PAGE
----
People will try to pigeonhole you whatever you do, it's not something that concerns me. I think people get so worried about labels, whether I consider myself a Landscape Photographer, Artist, or Portrait Photographer I would hope the work speaks for itself. It doesn't matter to me what label people want to put on it. Different people will define me and my work in different ways, through whichever lens they are looking at it through.
Q: In your website the title of two sections took my attention. The first one is “Contemporary Pilgrims”. Who are the contemporary pilgrims and what is the project behind these shots?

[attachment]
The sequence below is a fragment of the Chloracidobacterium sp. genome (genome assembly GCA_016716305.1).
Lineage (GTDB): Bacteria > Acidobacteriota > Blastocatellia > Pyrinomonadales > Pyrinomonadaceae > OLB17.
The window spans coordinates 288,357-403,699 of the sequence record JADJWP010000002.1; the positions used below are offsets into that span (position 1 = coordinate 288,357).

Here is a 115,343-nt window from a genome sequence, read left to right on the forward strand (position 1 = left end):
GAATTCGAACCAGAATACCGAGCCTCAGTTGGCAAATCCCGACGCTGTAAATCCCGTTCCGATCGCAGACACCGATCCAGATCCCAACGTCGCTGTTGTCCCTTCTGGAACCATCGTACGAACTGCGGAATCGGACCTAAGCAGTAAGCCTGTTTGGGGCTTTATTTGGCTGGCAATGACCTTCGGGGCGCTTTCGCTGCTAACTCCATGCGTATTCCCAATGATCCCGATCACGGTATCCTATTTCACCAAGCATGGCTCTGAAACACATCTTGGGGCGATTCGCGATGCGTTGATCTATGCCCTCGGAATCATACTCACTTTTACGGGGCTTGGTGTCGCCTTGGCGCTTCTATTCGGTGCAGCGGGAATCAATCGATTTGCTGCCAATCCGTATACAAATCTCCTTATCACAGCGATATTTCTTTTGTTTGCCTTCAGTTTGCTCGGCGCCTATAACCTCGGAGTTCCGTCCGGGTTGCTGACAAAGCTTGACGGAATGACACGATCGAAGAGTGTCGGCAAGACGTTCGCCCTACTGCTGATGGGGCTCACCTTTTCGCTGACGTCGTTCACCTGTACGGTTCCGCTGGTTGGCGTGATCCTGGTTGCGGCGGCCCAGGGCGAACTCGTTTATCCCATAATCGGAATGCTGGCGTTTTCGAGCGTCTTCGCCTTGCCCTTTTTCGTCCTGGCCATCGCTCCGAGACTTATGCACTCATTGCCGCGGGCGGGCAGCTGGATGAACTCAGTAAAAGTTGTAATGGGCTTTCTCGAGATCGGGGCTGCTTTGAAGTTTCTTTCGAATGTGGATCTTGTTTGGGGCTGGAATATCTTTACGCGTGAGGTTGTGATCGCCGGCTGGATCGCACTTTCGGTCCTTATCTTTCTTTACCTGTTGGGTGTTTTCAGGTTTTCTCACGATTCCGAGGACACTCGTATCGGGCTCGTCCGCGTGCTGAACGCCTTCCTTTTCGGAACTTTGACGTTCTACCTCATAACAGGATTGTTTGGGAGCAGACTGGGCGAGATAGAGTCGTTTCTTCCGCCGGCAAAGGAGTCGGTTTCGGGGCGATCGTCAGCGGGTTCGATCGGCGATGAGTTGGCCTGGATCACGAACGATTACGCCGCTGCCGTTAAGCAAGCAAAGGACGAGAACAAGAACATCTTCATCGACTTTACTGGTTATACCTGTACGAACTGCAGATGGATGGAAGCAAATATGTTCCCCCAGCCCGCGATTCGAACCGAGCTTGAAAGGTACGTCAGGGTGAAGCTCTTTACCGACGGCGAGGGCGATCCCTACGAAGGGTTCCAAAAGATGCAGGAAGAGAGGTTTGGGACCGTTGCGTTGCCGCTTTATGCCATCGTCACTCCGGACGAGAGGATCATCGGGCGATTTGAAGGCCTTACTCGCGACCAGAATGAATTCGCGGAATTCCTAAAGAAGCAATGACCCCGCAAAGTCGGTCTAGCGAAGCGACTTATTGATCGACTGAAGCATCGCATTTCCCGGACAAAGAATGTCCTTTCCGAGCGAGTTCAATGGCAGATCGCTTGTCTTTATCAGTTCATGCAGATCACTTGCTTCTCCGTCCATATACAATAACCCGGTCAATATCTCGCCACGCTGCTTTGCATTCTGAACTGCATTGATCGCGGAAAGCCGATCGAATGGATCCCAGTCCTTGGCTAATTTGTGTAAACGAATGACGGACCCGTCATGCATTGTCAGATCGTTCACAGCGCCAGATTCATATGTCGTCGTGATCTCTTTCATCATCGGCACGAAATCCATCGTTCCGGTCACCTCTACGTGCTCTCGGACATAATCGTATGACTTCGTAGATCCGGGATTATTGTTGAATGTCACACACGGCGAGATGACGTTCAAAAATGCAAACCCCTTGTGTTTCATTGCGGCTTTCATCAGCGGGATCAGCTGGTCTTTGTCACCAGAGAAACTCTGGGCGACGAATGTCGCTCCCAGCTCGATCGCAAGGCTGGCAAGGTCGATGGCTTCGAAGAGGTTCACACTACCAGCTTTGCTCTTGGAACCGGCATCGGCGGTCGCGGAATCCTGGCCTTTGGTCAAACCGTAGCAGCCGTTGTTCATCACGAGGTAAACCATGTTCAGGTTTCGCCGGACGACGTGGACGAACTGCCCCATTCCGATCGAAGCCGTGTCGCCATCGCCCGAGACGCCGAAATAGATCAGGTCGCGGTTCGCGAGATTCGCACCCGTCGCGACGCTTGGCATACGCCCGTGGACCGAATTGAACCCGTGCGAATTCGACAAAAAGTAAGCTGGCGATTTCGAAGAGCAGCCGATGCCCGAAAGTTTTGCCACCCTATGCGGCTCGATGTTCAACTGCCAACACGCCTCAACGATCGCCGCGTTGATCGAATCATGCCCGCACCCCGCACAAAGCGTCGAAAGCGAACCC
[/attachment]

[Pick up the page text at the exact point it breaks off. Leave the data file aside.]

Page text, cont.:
'Contemporary Pilgrims' is an ongoing study of settlements across Asia. If Mongolia is a country of nomads, then its capital Ulaanbaatar reflects that wandering nature perfectly. It started life in the 17th Century as a nomadic city of yurts; a Buddhist monastic centre that moved location as trade and circumstances demanded. It settled permanently at its present location in 1778 after changing location 28 times, with each location being chosen ceremonially. This ceremonial element is central to my working practice and depiction of the city as it is today. Though now over 46% of Mongolia’s population live in Ulaanbaatar, its nomadic heritage is still apparent. The city has become settled by many former nomads, leading to overpopulation and pollution in the city due to a lack of housing and infrastructure. Despite the draw of the city, hundreds of thousands of Mongolians continue to preserve their nomadic culture. These nomadic families still drive their herds across the vast steppes of what is the world's most sparsely populated country after Greenland. But as the lure of urbanisation and the pressure to settle creeps into even the most remote corner of the country, the question is for how much longer this will remain the case.